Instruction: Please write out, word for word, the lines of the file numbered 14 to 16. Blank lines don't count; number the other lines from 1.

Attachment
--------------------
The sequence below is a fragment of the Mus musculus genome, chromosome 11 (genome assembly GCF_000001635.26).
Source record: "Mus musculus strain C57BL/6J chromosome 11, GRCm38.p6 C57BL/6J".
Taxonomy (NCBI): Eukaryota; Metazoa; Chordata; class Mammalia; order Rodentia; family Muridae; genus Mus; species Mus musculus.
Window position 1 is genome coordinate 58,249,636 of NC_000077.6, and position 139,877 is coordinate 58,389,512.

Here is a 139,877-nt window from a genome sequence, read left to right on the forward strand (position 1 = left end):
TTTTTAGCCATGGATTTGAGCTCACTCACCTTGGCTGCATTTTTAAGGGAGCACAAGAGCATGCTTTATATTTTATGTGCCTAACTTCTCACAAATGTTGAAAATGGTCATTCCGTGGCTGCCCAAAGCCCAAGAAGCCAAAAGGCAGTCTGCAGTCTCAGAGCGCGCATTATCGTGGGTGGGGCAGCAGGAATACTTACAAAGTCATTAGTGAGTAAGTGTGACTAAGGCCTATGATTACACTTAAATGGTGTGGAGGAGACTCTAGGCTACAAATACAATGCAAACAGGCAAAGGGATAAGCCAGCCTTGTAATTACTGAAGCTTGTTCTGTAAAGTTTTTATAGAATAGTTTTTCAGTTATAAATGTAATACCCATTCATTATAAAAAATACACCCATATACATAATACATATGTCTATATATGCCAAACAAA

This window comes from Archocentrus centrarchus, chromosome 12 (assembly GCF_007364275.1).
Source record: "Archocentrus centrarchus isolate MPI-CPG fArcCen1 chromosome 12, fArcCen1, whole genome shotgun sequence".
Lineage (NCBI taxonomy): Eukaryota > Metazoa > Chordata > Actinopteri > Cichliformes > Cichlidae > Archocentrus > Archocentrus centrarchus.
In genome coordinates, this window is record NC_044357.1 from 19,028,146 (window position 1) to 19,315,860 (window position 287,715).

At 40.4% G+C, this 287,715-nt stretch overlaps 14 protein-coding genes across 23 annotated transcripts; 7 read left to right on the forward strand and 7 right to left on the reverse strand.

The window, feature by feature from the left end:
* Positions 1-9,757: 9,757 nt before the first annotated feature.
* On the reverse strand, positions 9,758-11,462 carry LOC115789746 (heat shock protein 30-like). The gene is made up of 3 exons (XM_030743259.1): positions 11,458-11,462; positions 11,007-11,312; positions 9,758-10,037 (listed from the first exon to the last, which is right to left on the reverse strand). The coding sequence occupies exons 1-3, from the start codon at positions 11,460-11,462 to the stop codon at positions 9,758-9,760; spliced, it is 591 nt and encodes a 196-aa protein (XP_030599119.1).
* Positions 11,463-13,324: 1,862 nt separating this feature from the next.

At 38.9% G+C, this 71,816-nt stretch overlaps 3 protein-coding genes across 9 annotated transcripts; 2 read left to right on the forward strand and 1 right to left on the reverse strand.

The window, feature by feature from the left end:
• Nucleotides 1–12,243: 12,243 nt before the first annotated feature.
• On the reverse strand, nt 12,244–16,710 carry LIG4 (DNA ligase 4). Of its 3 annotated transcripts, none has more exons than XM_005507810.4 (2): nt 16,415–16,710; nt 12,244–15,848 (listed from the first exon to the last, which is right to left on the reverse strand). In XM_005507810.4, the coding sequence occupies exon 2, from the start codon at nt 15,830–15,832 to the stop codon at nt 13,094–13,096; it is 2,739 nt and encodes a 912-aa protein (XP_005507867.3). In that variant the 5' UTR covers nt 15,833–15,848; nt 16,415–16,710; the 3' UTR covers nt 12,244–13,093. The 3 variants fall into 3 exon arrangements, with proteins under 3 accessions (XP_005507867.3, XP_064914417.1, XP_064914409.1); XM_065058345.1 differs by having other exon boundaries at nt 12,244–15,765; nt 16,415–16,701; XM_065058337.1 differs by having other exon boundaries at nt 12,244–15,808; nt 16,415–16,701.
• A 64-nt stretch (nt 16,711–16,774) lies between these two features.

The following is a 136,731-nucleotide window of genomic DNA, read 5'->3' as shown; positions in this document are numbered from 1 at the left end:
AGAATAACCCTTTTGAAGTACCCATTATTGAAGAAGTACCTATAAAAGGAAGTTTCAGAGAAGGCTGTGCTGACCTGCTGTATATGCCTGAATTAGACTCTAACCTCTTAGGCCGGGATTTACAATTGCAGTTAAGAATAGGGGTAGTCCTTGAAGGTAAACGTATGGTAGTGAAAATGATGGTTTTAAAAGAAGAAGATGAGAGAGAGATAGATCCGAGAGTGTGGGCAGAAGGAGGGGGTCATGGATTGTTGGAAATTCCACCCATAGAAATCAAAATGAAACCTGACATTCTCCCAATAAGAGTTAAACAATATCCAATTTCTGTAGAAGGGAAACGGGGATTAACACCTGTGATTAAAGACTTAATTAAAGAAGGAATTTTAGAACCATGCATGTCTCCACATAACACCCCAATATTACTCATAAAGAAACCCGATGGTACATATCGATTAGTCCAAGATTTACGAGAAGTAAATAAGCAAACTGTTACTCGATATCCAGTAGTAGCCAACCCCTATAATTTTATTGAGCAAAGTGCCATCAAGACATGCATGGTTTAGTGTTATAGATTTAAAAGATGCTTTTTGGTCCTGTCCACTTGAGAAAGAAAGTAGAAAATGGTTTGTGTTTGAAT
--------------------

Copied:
* On the reverse strand, positions 9,758-11,462 carry LOC115789746 (heat shock protein 30-like). The gene is made up of 3 exons (XM_030743259.1): positions 11,458-11,462; positions 11,007-11,312; positions 9,758-10,037 (listed from the first exon to the last, which is right to left on the reverse strand). The coding sequence occupies exons 1-3, from the start codon at positions 11,460-11,462 to the stop codon at positions 9,758-9,760; spliced, it is 591 nt and encodes a 196-aa protein (XP_030599119.1).
* Positions 11,463-13,324: 1,862 nt separating this feature from the next.

At 38.9% G+C, this 71,816-nt stretch overlaps 3 protein-coding genes across 9 annotated transcripts; 2 read left to right on the forward strand and 1 right to left on the reverse strand.